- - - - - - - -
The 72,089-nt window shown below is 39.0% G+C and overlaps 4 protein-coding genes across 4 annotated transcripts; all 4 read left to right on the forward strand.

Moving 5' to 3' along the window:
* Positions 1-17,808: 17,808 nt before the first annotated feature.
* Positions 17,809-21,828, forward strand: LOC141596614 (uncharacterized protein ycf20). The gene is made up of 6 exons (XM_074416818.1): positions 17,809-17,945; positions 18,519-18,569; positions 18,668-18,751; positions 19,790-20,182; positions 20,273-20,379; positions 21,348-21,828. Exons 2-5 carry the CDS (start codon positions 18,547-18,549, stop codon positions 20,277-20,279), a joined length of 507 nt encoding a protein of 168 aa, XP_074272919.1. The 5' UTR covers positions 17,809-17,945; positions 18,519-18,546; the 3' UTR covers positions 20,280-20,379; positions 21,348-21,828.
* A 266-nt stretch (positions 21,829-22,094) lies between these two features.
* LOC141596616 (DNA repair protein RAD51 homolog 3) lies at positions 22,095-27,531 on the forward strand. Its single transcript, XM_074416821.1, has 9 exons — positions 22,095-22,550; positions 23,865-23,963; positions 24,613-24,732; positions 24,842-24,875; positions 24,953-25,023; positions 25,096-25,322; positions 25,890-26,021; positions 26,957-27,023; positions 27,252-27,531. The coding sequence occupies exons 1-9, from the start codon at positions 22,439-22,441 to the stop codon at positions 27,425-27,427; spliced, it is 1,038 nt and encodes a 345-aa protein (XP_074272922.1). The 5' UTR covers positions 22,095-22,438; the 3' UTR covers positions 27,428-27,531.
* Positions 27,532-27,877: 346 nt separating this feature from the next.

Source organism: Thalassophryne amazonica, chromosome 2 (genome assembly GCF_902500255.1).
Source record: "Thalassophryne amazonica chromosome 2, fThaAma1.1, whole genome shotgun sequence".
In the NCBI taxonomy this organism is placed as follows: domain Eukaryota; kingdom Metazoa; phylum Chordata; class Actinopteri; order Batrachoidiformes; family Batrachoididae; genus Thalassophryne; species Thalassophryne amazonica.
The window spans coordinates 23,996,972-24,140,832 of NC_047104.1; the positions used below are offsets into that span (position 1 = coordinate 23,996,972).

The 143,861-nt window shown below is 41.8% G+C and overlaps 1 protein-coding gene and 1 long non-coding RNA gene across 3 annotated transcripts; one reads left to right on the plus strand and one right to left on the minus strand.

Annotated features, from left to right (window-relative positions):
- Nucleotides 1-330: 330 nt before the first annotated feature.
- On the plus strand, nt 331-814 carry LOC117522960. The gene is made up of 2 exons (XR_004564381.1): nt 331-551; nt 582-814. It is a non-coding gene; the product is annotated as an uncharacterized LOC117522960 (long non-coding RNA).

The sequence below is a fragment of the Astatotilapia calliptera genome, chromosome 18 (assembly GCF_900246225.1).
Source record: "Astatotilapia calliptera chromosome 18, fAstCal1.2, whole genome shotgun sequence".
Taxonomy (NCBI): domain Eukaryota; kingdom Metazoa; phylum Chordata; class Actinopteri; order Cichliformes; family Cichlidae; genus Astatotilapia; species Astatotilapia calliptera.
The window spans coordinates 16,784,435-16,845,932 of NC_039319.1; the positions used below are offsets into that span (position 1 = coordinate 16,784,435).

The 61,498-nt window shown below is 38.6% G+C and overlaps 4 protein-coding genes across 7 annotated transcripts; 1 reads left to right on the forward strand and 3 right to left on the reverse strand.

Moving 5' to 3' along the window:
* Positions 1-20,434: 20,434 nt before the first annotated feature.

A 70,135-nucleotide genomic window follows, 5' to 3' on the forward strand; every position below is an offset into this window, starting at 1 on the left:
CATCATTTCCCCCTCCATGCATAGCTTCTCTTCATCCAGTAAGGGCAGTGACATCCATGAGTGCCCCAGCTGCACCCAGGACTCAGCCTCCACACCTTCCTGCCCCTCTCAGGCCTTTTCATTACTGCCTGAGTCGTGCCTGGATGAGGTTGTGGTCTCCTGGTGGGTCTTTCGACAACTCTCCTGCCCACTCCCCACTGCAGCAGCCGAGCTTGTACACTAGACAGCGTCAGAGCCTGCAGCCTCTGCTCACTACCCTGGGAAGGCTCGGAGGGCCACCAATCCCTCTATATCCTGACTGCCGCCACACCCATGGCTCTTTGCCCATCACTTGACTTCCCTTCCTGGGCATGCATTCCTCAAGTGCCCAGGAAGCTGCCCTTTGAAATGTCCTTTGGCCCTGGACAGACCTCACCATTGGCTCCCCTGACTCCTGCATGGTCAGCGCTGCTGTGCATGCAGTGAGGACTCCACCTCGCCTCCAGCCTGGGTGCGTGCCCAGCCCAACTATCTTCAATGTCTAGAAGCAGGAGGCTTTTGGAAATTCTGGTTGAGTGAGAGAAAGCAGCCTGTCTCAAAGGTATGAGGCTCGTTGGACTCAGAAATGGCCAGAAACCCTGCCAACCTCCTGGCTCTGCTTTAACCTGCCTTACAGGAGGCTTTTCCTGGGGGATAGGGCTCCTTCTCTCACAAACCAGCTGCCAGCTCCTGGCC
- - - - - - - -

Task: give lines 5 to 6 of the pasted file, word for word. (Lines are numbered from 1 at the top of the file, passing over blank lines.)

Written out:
* A 266-nt stretch (positions 21,829-22,094) lies between these two features.
* LOC141596616 (DNA repair protein RAD51 homolog 3) lies at positions 22,095-27,531 on the forward strand. Its single transcript, XM_074416821.1, has 9 exons — positions 22,095-22,550; positions 23,865-23,963; positions 24,613-24,732; positions 24,842-24,875; positions 24,953-25,023; positions 25,096-25,322; positions 25,890-26,021; positions 26,957-27,023; positions 27,252-27,531. The coding sequence occupies exons 1-9, from the start codon at positions 22,439-22,441 to the stop codon at positions 27,425-27,427; spliced, it is 1,038 nt and encodes a 345-aa protein (XP_074272922.1). The 5' UTR covers positions 22,095-22,438; the 3' UTR covers positions 27,428-27,531.